Under the semi-strong form of the efficient capital markets hypothesis, the unaffected market price is not assumed to factor in nonpublic information. In this case, however, HP had signed a confidentiality agreement, done exclusive due diligence, gotten access to material nonpublic information, and had a much sharper incentive to engage in price discovery than an ordinary trader because it was seeking to acquire all shares. Moreover, its information base was more current as of the time of the deal than the trading price used by the Vice Chancellor. Compounding these issues was the reality that Aruba was set to release strong earnings that HP knew about in the final negotiations, but that the market did not. As previously noted, Aruba’s stock price jumped 9.7% once those earnings were finally reported to the public. None of these issues were illuminated in the traditional way, and none of them were discussed by the Court of Chancery in a reasoned way in giving exclusive weight to a prior trading price that was $7.54 below what HP agreed to pay, and well below what Aruba had previously argued was fair value. (footnotes omitted)

via Steve Hecht, FT, Opinion, DealLawyers, Alison Frankel, Bloomberg Law, Matt Levine, The Chancery Daily, S&C, Potter Anderson, Morris James, CW&T, Ann Lipton, Baker Botts, PLC, Ropes & Gray, WSG&R, WF&G, Fried Frank, PWRW&G, Francis G.X. Pileggi

株式買取請求権と株価——Verition Partners v. Aruba Networks

 Verition Partners v. Aruba Networks事件は、衡平法裁判所から、最高裁判所に上訴されたのですが、この事件について、Jesse M. Fried先生らがamicus briefを提出しています。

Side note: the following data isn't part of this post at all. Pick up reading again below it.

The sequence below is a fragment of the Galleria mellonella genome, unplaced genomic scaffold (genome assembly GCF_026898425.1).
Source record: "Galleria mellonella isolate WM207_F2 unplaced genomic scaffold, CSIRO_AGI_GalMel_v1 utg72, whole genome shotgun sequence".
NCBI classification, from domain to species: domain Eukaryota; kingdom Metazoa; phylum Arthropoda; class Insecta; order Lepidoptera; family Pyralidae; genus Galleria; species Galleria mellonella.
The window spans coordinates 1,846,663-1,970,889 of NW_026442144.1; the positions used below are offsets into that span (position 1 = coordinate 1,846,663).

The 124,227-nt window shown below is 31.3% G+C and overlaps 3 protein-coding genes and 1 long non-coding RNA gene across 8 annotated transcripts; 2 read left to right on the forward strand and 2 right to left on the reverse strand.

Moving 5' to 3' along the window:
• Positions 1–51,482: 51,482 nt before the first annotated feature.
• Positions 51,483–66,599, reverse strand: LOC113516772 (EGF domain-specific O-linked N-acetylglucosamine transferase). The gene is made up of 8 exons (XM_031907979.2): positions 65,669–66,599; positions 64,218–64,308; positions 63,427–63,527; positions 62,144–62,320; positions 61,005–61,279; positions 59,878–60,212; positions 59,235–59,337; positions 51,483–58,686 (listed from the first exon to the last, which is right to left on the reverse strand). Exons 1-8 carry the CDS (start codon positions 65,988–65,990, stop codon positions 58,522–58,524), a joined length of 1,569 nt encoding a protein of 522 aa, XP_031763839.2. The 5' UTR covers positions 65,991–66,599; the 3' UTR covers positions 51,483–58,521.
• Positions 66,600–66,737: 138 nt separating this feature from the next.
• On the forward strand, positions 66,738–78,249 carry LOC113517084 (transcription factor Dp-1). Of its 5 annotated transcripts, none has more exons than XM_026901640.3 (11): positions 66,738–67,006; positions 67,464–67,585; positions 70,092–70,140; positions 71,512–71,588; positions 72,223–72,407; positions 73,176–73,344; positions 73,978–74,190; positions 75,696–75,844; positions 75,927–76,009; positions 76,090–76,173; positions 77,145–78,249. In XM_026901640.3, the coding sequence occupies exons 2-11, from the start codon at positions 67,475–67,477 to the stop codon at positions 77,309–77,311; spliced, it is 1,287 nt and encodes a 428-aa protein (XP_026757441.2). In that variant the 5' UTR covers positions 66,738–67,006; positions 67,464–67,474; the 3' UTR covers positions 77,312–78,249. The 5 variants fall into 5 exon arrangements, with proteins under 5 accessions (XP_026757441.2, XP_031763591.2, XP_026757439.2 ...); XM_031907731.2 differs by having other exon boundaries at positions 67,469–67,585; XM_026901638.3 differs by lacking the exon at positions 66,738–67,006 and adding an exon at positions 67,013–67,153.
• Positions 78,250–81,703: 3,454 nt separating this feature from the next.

最高裁での口頭弁論は、2019年3月27日のようです。

 最高裁の判断は、株式買取請求権と株価の関係について考えるいい材料になりそうです。

via Harvard, Harvard, WF&G, Skadden, Cornerstone, Morris James

Akorn, Inc. v. Fresenius—MAE affirmed

The factual record adequately supports the Court of Chancery’s determination, based on its application of precedent such as In re IBP, Inc. Shareholders Litigation and Hexion Specialty Chemicals, Inc. v. Huntsman Corp., that Akorn had suffered a material adverse effect (“MAE”) under § 6.02(c) of the Merger Agreement that excused any obligation on Fresenius’s part to close. (footnotes omitted)

via Business Law Prof Blog

Fried Frank, The Appraisal Landscape: Key Points, Open Issues, and Practice Points

 2017年のデラウェア州最高裁による株式買取請求権に関する2つの事件(DFC GloblとDell)に関する法律事務所のメモランダムです。著者の一人であるScott Luftglass氏とは、Davis Polk時代に一緒に働いたことがあります。典型的な訴訟弁護士で、訴訟弁護士は、事務屋よりも緻密だと感じました。今回の記事もよく纏まっています。

via Harvard

Dell, Inc. v. Magnetar Global Event Driven Master Fund Ltd., 2017 Del. LEXIS 518 (Del. Dec. 14, 2017)